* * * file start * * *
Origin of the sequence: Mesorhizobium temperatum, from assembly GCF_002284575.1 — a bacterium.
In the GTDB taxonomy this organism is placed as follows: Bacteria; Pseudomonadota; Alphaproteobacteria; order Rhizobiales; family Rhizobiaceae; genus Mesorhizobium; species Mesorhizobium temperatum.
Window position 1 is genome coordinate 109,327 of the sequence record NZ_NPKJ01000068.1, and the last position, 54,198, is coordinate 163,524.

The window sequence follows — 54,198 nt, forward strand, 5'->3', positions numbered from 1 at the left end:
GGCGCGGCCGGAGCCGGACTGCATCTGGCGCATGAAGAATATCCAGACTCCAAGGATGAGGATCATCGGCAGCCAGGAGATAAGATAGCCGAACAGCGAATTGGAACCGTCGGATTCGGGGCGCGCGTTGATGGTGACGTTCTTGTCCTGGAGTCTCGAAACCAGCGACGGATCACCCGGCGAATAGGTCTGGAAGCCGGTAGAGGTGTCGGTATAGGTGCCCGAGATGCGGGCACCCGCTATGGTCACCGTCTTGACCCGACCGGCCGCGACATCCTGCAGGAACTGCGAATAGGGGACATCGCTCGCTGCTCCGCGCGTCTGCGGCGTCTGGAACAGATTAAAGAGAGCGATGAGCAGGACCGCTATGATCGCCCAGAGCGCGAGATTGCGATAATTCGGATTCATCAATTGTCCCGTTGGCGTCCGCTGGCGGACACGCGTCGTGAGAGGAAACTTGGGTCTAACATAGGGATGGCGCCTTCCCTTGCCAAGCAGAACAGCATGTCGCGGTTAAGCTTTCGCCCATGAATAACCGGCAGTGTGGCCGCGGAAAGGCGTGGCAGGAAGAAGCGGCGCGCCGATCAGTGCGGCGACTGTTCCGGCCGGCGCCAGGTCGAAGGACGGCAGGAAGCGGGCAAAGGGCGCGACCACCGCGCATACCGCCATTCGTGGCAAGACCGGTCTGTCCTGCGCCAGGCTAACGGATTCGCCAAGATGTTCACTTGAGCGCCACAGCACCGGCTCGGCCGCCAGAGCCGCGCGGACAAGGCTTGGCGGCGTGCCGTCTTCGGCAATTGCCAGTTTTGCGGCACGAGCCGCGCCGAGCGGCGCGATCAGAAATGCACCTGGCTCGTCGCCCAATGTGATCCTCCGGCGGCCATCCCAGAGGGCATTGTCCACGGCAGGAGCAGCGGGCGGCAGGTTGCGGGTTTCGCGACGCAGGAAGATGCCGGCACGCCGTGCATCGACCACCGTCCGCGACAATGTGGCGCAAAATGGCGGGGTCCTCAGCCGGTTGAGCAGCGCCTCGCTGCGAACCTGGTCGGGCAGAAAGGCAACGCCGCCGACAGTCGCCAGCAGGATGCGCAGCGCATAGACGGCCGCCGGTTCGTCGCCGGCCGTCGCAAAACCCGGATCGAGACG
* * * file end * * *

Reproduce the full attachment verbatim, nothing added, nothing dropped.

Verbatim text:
Origin of the sequence: Mesorhizobium temperatum, from assembly GCF_002284575.1 — a bacterium.
In the GTDB taxonomy this organism is placed as follows: Bacteria; Pseudomonadota; Alphaproteobacteria; order Rhizobiales; family Rhizobiaceae; genus Mesorhizobium; species Mesorhizobium temperatum.
Window position 1 is genome coordinate 109,327 of the sequence record NZ_NPKJ01000068.1, and the last position, 54,198, is coordinate 163,524.

The window sequence follows — 54,198 nt, forward strand, 5'->3', positions numbered from 1 at the left end:
GGCGCGGCCGGAGCCGGACTGCATCTGGCGCATGAAGAATATCCAGACTCCAAGGATGAGGATCATCGGCAGCCAGGAGATAAGATAGCCGAACAGCGAATTGGAACCGTCGGATTCGGGGCGCGCGTTGATGGTGACGTTCTTGTCCTGGAGTCTCGAAACCAGCGACGGATCACCCGGCGAATAGGTCTGGAAGCCGGTAGAGGTGTCGGTATAGGTGCCCGAGATGCGGGCACCCGCTATGGTCACCGTCTTGACCCGACCGGCCGCGACATCCTGCAGGAACTGCGAATAGGGGACATCGCTCGCTGCTCCGCGCGTCTGCGGCGTCTGGAACAGATTAAAGAGAGCGATGAGCAGGACCGCTATGATCGCCCAGAGCGCGAGATTGCGATAATTCGGATTCATCAATTGTCCCGTTGGCGTCCGCTGGCGGACACGCGTCGTGAGAGGAAACTTGGGTCTAACATAGGGATGGCGCCTTCCCTTGCCAAGCAGAACAGCATGTCGCGGTTAAGCTTTCGCCCATGAATAACCGGCAGTGTGGCCGCGGAAAGGCGTGGCAGGAAGAAGCGGCGCGCCGATCAGTGCGGCGACTGTTCCGGCCGGCGCCAGGTCGAAGGACGGCAGGAAGCGGGCAAAGGGCGCGACCACCGCGCATACCGCCATTCGTGGCAAGACCGGTCTGTCCTGCGCCAGGCTAACGGATTCGCCAAGATGTTCACTTGAGCGCCACAGCACCGGCTCGGCCGCCAGAGCCGCGCGGACAAGGCTTGGCGGCGTGCCGTCTTCGGCAATTGCCAGTTTTGCGGCACGAGCCGCGCCGAGCGGCGCGATCAGAAATGCACCTGGCTCGTCGCCCAATGTGATCCTCCGGCGGCCATCCCAGAGGGCATTGTCCACGGCAGGAGCAGCGGGCGGCAGGTTGCGGGTTTCGCGACGCAGGAAGATGCCGGCACGCCGTGCATCGACCACCGTCCGCGACAATGTGGCGCAAAATGGCGGGGTCCTCAGCCGGTTGAGCAGCGCCTCGCTGCGAACCTGGTCGGGCAGAAAGGCAACGCCGCCGACAGTCGCCAGCAGGATGCGCAGCGCATAGACGGCCGCCGGTTCGTCGCCGGCCGTCGCAAAACCCGGATCGAGACG